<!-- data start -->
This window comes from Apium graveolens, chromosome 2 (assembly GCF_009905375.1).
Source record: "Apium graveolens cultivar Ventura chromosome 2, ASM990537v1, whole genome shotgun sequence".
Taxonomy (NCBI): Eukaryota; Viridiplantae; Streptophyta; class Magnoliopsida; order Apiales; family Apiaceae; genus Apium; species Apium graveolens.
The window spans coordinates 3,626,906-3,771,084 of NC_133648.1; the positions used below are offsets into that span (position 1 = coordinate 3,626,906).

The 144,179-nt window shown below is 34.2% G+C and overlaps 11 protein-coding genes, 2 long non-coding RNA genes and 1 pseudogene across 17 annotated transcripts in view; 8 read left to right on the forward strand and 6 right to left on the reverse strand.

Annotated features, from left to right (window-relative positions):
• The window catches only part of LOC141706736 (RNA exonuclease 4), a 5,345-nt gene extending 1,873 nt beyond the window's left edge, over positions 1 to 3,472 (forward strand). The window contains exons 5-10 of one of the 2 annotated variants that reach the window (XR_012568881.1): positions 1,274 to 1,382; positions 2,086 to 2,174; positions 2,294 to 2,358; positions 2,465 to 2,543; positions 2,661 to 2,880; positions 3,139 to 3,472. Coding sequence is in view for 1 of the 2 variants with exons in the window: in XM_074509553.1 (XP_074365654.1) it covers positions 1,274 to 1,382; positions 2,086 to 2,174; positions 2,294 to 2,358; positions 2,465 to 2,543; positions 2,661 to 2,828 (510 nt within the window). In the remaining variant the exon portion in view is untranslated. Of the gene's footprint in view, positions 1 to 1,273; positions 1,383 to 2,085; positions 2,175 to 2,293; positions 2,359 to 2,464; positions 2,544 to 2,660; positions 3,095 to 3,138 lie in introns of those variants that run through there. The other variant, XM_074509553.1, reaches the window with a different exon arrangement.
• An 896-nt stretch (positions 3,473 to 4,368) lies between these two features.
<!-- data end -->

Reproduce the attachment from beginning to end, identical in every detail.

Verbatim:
This window comes from Apium graveolens, chromosome 2 (assembly GCF_009905375.1).
Source record: "Apium graveolens cultivar Ventura chromosome 2, ASM990537v1, whole genome shotgun sequence".
Taxonomy (NCBI): Eukaryota; Viridiplantae; Streptophyta; class Magnoliopsida; order Apiales; family Apiaceae; genus Apium; species Apium graveolens.
The window spans coordinates 3,626,906-3,771,084 of NC_133648.1; the positions used below are offsets into that span (position 1 = coordinate 3,626,906).

The 144,179-nt window shown below is 34.2% G+C and overlaps 11 protein-coding genes, 2 long non-coding RNA genes and 1 pseudogene across 17 annotated transcripts in view; 8 read left to right on the forward strand and 6 right to left on the reverse strand.

Annotated features, from left to right (window-relative positions):
• The window catches only part of LOC141706736 (RNA exonuclease 4), a 5,345-nt gene extending 1,873 nt beyond the window's left edge, over positions 1 to 3,472 (forward strand). The window contains exons 5-10 of one of the 2 annotated variants that reach the window (XR_012568881.1): positions 1,274 to 1,382; positions 2,086 to 2,174; positions 2,294 to 2,358; positions 2,465 to 2,543; positions 2,661 to 2,880; positions 3,139 to 3,472. Coding sequence is in view for 1 of the 2 variants with exons in the window: in XM_074509553.1 (XP_074365654.1) it covers positions 1,274 to 1,382; positions 2,086 to 2,174; positions 2,294 to 2,358; positions 2,465 to 2,543; positions 2,661 to 2,828 (510 nt within the window). In the remaining variant the exon portion in view is untranslated. Of the gene's footprint in view, positions 1 to 1,273; positions 1,383 to 2,085; positions 2,175 to 2,293; positions 2,359 to 2,464; positions 2,544 to 2,660; positions 3,095 to 3,138 lie in introns of those variants that run through there. The other variant, XM_074509553.1, reaches the window with a different exon arrangement.
• An 896-nt stretch (positions 3,473 to 4,368) lies between these two features.